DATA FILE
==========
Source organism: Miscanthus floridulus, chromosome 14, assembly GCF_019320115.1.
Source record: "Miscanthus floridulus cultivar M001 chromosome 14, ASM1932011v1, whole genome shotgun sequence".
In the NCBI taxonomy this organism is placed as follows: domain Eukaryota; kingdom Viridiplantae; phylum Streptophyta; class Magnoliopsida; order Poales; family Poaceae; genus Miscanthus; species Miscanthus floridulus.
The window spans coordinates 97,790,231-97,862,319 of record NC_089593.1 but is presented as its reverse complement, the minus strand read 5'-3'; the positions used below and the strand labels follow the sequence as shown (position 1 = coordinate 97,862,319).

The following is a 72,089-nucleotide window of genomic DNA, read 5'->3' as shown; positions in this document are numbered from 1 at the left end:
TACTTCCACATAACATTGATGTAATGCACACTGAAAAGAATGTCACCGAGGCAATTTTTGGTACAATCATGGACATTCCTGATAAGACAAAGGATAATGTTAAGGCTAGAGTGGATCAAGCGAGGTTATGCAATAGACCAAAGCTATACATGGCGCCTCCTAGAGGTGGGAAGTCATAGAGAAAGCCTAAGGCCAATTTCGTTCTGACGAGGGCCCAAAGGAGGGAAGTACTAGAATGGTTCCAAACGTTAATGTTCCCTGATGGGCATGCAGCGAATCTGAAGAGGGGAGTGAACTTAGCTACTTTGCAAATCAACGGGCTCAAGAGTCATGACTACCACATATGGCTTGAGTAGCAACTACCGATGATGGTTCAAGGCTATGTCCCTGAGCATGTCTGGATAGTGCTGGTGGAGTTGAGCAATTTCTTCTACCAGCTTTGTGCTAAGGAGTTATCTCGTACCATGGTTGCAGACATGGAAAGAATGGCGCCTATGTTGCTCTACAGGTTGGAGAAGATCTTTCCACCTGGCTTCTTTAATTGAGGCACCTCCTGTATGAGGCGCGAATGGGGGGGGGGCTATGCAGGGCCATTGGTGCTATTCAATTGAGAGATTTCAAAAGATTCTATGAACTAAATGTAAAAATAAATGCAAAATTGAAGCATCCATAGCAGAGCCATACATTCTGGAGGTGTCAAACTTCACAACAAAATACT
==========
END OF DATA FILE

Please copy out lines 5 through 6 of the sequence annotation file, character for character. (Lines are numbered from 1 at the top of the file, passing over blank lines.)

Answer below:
The following is a 72,089-nucleotide window of genomic DNA, read 5'->3' as shown; positions in this document are numbered from 1 at the left end:
TACTTCCACATAACATTGATGTAATGCACACTGAAAAGAATGTCACCGAGGCAATTTTTGGTACAATCATGGACATTCCTGATAAGACAAAGGATAATGTTAAGGCTAGAGTGGATCAAGCGAGGTTATGCAATAGACCAAAGCTATACATGGCGCCTCCTAGAGGTGGGAAGTCATAGAGAAAGCCTAAGGCCAATTTCGTTCTGACGAGGGCCCAAAGGAGGGAAGTACTAGAATGGTTCCAAACGTTAATGTTCCCTGATGGGCATGCAGCGAATCTGAAGAGGGGAGTGAACTTAGCTACTTTGCAAATCAACGGGCTCAAGAGTCATGACTACCACATATGGCTTGAGTAGCAACTACCGATGATGGTTCAAGGCTATGTCCCTGAGCATGTCTGGATAGTGCTGGTGGAGTTGAGCAATTTCTTCTACCAGCTTTGTGCTAAGGAGTTATCTCGTACCATGGTTGCAGACATGGAAAGAATGGCGCCTATGTTGCTCTACAGGTTGGAGAAGATCTTTCCACCTGGCTTCTTTAATTGAGGCACCTCCTGTATGAGGCGCGAATGGGGGGGGGGCTATGCAGGGCCATTGGTGCTATTCAATTGAGAGATTTCAAAAGATTCTATGAACTAAATGTAAAAATAAATGCAAAATTGAAGCATCCATAGCAGAGCCATACATTCTGGAGGTGTCAAACTTCACAACAAAATACT